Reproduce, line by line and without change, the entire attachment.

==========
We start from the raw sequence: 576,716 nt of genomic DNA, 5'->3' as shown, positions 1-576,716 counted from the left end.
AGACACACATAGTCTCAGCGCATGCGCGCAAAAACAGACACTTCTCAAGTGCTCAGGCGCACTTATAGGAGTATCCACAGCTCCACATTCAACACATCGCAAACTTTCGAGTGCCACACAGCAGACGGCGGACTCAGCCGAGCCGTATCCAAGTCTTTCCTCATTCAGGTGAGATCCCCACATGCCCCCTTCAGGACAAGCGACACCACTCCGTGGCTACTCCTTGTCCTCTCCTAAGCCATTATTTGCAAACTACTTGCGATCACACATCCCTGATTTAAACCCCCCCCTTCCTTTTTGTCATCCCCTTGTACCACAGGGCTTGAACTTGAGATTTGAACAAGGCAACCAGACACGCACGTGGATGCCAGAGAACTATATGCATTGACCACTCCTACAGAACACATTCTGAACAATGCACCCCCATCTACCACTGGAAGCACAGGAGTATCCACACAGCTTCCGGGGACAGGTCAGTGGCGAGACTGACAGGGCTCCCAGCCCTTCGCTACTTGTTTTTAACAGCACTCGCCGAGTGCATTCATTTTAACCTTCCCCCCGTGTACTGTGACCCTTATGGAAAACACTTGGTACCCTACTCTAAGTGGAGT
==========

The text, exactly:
We start from the raw sequence: 576,716 nt of genomic DNA, 5'->3' as shown, positions 1-576,716 counted from the left end.
AGACACACATAGTCTCAGCGCATGCGCGCAAAAACAGACACTTCTCAAGTGCTCAGGCGCACTTATAGGAGTATCCACAGCTCCACATTCAACACATCGCAAACTTTCGAGTGCCACACAGCAGACGGCGGACTCAGCCGAGCCGTATCCAAGTCTTTCCTCATTCAGGTGAGATCCCCACATGCCCCCTTCAGGACAAGCGACACCACTCCGTGGCTACTCCTTGTCCTCTCCTAAGCCATTATTTGCAAACTACTTGCGATCACACATCCCTGATTTAAACCCCCCCCTTCCTTTTTGTCATCCCCTTGTACCACAGGGCTTGAACTTGAGATTTGAACAAGGCAACCAGACACGCACGTGGATGCCAGAGAACTATATGCATTGACCACTCCTACAGAACACATTCTGAACAATGCACCCCCATCTACCACTGGAAGCACAGGAGTATCCACACAGCTTCCGGGGACAGGTCAGTGGCGAGACTGACAGGGCTCCCAGCCCTTCGCTACTTGTTTTTAACAGCACTCGCCGAGTGCATTCATTTTAACCTTCCCCCCGTGTACTGTGACCCTTATGGAAAACACTTGGTACCCTACTCTAAGTGGAGT